One of my coworkers has been after me to see Black Swan for months now because she wanted my opinion on the dance double controversy. After finally getting around to watching it with SB this past week, I …kind of don’t see why it was such a big deal? The dance sequences in this movie are second only to Anne Bancroft’s in The Turning Point in terms of editing around the limitations of the actor, and none of the choreography we actually see is that difficult anyway. During the famous fouette sequence in the Black Swan coda, shots of Portman never show her supporting foot and upper body at the same time, which makes me think she may have been doing most of them on half-pointe (and this wouldn’t have been the first ballet movie to splice together a string of fouette turns anyway, Center Stage). Portman clearly worked very hard and is completely believable doing what she’s asked to do, but she’s not really asked to do that much. I can understand Sarah Lane being irked that her work was pretty much ignored, but one might have thought Portman was claiming to be firing off entire variations in a single take, when truthfully there’s no dance sequence in any part of the film that lasts longer than 30 seconds except for the barre exercise (during which no one dancer is a focus for more than 5 seconds at a time). Portman made me believe in Nina’s transcendent final performance almost solely with her eyes and body language, which is why the controversy is so beside the point in the first place.
Category Archives: pop culture
We’ve reached the point of springtime where I spend most of the day in a pollen induced fog, only to wake up after the sun goes down and the air quality improves. As a result I’ve been going to bed later and later, which just makes me more sleepy during the day, and so on. So I’m determined to be in bed before midnight tonight.
I think I may have helped myself with this goal by watching a few episodes of Cheers on Netflix. I remember virtually none of the Shelly Long seasons; Thursday nights at our house in the 1980s meant we had to get ready for bed as soon as Family Ties was over. In those pre-VCR days, however, my parents usually left the TV on as they supervised our tooth brushing and pajama finding. We lived in a small house and the sound carried pretty well; I wasn’t usually paying enough attention to make out the dialogue, but I knew the title song and end credits music by heart. Hearing it again tonight, I was back in that little house, kissing my father’s cheek with its whisper of stubble, feeling the nubby pile of the carpet under my feet as I walked up the hall, finally launching myself into my bed as the headboard’s cupboard doors admonished me with their rattling. A general overall feeling of well-being and peace: it’s a nice place on which to end a Monday.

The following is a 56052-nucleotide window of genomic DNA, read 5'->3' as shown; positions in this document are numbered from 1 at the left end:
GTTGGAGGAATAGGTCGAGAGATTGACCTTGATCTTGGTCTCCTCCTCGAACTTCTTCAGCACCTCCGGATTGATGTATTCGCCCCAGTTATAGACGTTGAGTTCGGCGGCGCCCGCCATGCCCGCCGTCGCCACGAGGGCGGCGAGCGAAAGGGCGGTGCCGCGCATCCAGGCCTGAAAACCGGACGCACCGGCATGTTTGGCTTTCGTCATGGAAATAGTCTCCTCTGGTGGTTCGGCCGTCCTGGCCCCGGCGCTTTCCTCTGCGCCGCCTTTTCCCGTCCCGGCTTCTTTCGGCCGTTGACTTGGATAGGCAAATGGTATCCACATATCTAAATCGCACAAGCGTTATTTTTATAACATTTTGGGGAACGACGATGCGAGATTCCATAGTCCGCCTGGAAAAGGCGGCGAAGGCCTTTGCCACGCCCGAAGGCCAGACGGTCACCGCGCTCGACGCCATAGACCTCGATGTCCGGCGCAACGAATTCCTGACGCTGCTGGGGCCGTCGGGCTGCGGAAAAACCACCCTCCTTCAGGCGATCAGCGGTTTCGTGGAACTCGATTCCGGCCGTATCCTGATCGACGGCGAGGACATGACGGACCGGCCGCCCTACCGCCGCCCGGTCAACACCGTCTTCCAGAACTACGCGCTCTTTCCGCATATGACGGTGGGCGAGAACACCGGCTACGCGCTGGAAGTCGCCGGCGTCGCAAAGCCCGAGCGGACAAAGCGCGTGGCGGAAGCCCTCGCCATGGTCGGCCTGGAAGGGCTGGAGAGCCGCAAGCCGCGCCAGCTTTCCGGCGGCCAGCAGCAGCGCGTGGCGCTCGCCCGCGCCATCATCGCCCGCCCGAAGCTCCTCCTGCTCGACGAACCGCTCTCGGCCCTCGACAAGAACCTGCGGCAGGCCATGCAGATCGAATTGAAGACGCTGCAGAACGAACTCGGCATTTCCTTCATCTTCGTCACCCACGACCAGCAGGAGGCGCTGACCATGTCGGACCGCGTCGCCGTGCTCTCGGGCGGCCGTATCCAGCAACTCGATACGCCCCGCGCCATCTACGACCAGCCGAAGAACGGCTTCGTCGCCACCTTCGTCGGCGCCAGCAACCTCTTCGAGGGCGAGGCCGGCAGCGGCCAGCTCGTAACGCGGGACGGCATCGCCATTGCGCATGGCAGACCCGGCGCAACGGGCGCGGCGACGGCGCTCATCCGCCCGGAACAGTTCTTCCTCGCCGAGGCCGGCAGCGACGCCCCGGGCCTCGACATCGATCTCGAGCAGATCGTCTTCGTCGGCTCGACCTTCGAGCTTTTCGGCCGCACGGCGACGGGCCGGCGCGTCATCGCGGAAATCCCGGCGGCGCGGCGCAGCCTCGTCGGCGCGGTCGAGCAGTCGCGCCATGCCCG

When Hill Street Blues and St. Elsewhere hit Netflix, I’ll have a similar reaction. What part of that reaction is based in pure nostalgia, and what part is the gentle pace of those three particular themes, I’m not sure. I could see children in 2011 having a similar reaction to The Office theme, perhaps, but not the frantic pace of 30 Rock or the moody non-melody of something like Bones or Fringe. Then again, parents of 2011 probably just DVR all their TV shows and play them after the kids are in bed. I would advise those parents that, if you hang pictures in your hallway, your 10 year old may try to use the reflection in the glass to “watch” TV just out of your sight when she is supposed to be in bed. Watch out for that.
Sainted Boyfriend had a moment of pop culture prescience in January, and as a result we’ve wound up with tickets to two of what are shaping up to be the hottest tickets in town. Next Thursday we have Knicks-Hornets tickets (which means I’ll be interrupting my Knicks cheering to scream “CHRIS PAUL!!!!!” every so often); this past Thursday, we were sitting in the second row for the first official preview performance of The Book of Mormon, otherwise known as “the musical written by the South Park guys.”
I should note, I’m at best indifferent on the subject of South Park. I’ve seen only a handful of episodes in their entirety — most of what I know about the series actually comes from the Behind the Music (I think? It was about ten years ago) episode focused on Parker and Stone. So I am pretty well qualified to say that you can enjoy this show without being a South Park fan, because I definitely did.
The first two seasons of Murder, She Wrote are streaming on Netflix Instant right now and it’s become my go-to mindless after work viewing over the last month. (Heh: in a strange coincidence, the podcast I’m listening to at the moment just played a snippet of the MSW theme song.) Retro recaps of this show really could make one of those pop culture blogs that you can’t help reading, a la The Dairi Burger. If I were to write such a blog, it would include such regular features as:
- The Angela Lansbury Acting Challenge. Jessica Fletcher is something of a Mary Sue, character-wise, so about halfway through the first season, either Lansbury or the writers must have gotten bored and decided to start throwing in plot points that would allow Angela to demonstrate her considerable talent for comedy, whether it’s having Jessica pretend to be drunk to lure a murderer into revealing himself or writing her a double role as her own identical cousin, a saucy old-time music hall performer in England. Continue reading